Google, Facebook and Microsoft seek data request transparency

Media caption,
Google's chief legal officer, David Drummond: "We do not provide indirect access, there's no drop box, no back door"

Google, Facebook and Microsoft have asked the US government to allow them to disclose the security requests they receive for handing over user data.

The move comes after recent reports claimed that US authorities had direct access to the servers of nine major US tech firms, including Google and Apple.

Google said the claims were "untrue" but added that nondisclosure rules of such requests "fuel that speculation".

The US has confirmed that the surveillance programme exists.

But it is coming under increasing pressure from many different quarters to end the practice.

The American Civil Liberties Union filed a lawsuit on Tuesday, challenging the legality of the programme.

Unrestricted access?

Separately, a coalition of more than 80 rights groups and internet companies have launched a website, StopWatching.Us, which has called on Congress to launch a full investigation.

The site is backed by the World Wide Web Foundation, a group founded by Tim Berners-Lee, the inventor of the Web.

David Drummond, chief legal officer of Google has written to the US Attorney General seeking permission to publish "aggregate numbers of national security requests, including Foreign Intelligence Surveillance Act (Fisa) disclosures".

"Google's numbers would clearly show that our compliance with these requests falls far short of the claims being made. Google has nothing to hide," he said in the letter.

Microsoft said that greater transparency on the requests "would help the community understand and debate these important issues''.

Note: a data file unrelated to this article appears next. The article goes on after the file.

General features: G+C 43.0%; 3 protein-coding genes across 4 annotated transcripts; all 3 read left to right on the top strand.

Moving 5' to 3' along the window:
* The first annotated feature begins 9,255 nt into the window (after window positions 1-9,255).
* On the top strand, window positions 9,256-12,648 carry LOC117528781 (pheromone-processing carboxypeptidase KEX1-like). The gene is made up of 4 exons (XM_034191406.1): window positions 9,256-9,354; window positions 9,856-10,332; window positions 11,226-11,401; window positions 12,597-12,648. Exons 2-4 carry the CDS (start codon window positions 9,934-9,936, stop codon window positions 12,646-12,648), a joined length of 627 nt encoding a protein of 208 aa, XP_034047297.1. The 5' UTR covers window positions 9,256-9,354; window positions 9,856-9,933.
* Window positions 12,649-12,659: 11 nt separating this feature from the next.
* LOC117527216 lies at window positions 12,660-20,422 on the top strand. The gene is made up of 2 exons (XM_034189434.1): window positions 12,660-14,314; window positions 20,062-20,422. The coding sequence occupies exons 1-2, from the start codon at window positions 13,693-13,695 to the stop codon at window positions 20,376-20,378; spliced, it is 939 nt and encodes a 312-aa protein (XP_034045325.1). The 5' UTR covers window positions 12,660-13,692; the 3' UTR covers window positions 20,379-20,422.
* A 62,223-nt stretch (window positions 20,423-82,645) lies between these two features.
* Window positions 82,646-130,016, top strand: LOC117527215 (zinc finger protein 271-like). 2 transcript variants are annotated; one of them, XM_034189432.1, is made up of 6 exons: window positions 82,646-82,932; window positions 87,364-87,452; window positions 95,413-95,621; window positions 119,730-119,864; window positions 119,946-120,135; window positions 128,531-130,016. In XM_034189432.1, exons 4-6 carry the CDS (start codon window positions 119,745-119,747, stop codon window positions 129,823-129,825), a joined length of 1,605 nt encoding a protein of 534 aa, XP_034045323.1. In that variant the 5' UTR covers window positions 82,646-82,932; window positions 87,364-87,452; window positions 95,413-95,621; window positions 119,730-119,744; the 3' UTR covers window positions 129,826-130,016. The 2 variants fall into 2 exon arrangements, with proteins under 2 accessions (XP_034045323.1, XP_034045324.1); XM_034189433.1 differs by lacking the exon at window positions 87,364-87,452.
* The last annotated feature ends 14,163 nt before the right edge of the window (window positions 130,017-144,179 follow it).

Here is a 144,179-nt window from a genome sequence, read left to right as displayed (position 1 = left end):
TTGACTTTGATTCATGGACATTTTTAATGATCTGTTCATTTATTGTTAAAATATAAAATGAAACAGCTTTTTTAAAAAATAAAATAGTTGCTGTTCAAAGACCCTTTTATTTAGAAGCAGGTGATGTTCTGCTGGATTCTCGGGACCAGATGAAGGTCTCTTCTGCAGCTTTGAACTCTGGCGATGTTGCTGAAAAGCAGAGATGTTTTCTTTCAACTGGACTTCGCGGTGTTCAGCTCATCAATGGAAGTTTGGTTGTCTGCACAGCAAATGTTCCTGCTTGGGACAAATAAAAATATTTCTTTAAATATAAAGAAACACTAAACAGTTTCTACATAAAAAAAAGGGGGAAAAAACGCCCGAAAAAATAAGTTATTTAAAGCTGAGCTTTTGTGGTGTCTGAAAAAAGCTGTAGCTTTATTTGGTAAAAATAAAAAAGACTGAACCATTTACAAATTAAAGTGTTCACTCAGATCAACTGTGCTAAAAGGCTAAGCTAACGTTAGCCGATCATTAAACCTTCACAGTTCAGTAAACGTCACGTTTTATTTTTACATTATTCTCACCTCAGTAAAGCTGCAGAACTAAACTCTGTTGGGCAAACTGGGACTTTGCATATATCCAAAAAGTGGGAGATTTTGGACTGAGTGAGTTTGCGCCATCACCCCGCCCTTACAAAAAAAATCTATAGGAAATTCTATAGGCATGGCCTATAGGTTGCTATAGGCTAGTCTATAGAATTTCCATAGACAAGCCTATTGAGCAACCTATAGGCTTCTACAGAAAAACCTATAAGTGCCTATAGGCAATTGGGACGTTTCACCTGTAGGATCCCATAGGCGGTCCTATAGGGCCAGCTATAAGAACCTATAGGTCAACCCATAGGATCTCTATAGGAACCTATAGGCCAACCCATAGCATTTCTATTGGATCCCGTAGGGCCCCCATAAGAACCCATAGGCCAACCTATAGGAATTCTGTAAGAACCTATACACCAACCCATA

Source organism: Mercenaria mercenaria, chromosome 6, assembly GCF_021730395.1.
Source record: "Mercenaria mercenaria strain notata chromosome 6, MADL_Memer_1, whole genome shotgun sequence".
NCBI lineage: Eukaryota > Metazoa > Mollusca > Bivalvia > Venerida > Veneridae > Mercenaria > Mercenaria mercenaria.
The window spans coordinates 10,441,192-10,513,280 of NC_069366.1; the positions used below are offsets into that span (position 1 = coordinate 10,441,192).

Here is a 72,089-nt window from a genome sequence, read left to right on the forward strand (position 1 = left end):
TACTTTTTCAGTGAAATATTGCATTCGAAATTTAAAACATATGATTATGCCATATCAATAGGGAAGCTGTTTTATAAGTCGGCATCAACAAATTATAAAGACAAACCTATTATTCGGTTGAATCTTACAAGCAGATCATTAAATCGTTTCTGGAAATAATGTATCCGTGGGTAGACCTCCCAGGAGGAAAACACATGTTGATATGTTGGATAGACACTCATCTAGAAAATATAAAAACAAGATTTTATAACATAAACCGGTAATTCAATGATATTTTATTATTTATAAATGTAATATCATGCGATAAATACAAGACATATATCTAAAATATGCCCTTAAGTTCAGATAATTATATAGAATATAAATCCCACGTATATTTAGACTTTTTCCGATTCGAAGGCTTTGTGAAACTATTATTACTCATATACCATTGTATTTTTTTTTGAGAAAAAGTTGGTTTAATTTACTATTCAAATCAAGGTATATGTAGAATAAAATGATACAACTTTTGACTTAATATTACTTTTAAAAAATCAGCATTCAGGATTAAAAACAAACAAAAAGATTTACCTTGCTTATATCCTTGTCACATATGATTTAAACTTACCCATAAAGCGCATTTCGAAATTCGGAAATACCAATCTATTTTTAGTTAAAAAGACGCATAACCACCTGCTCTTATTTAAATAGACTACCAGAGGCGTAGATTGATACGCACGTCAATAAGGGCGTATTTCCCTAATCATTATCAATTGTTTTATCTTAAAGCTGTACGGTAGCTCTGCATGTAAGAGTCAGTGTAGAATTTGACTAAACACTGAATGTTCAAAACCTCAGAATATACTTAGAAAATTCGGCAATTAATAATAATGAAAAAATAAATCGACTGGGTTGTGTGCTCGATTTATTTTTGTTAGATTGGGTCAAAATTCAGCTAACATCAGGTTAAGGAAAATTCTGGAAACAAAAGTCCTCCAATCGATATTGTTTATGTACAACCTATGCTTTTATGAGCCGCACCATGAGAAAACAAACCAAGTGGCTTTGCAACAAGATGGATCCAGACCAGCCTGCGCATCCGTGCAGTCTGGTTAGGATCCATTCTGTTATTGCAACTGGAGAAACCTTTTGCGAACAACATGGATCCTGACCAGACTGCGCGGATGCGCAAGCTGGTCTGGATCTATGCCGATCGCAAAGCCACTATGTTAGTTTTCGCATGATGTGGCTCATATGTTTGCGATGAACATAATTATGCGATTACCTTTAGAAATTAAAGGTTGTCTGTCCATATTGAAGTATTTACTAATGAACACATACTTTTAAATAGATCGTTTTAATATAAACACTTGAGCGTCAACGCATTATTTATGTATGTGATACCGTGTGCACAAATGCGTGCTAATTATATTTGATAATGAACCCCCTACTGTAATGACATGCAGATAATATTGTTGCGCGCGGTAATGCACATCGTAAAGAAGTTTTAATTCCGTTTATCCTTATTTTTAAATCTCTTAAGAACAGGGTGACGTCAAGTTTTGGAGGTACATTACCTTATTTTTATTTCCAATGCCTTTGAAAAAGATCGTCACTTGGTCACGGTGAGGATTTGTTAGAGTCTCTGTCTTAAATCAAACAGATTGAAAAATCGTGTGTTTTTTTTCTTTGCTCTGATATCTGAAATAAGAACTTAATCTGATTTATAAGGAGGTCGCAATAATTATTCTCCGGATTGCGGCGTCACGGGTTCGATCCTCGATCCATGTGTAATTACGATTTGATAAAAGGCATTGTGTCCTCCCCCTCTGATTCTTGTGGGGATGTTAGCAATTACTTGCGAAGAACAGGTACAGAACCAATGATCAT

Ted Ullyot, Facebook's general counsel, said the social networking leader wants to provide "a complete picture of the government requests we receive, and how we respond".

The surveillance programme, known as Prism, came to light last week after a series of leaks by former CIA employee Edward Snowden.

Documents leaked to the Guardian and Washington Post newspapers claimed that the US had a vast surveillance network with much less oversight than previously thought.

Mr Snowden told the Guardian that operatives had the power to tap into anyone's emails at any time.

"We can plant bugs in machines. Once you go on the network, I can identify your machine. You will never be safe whatever protections you put in place," he was quoted as saying by the Guardian.

Major US technology firms have denied giving such unfettered access to US authorities.

However, US officials have defended the programme, saying it is authorised under Fisa.

One of the Guardian journalists who wrote the Prism stories, Glenn Greenwald, has promised "more significant revelations".

Traitor or hero?

Mr Snowden's leaks have triggered concerns over rights of online users.

The European Union has sought assurance that Europeans' rights are not being infringed by the newly revealed US surveillance programmes.

Justice Commissioner Viviane Reding tweeted: "This case shows why a clear legal framework for the protection of personal data is not a luxury but a necessity."

Meanwhile, there is also a debate going on whether Mr Snowden's decision to reveal the programme was a right move.

In the US, Mitch McConnell, the top Republican in the Senate, said the person responsible for the leak should be prosecuted to the fullest extent of the law.

He said privacy concerns were understandable given the scope of the programmes, but added it was hard to comprehend why Mr Snowden would give information to enemies of the US.

Dianne Feinstein, a Democrat who chairs the Senate intelligence committee, accused Mr Snowden of "treason" and said the American authorities were "aggressively" pursuing him.

The top Republican in the US House of Representatives, Speaker John Boehner, labelled Mr Snowden a "traitor".

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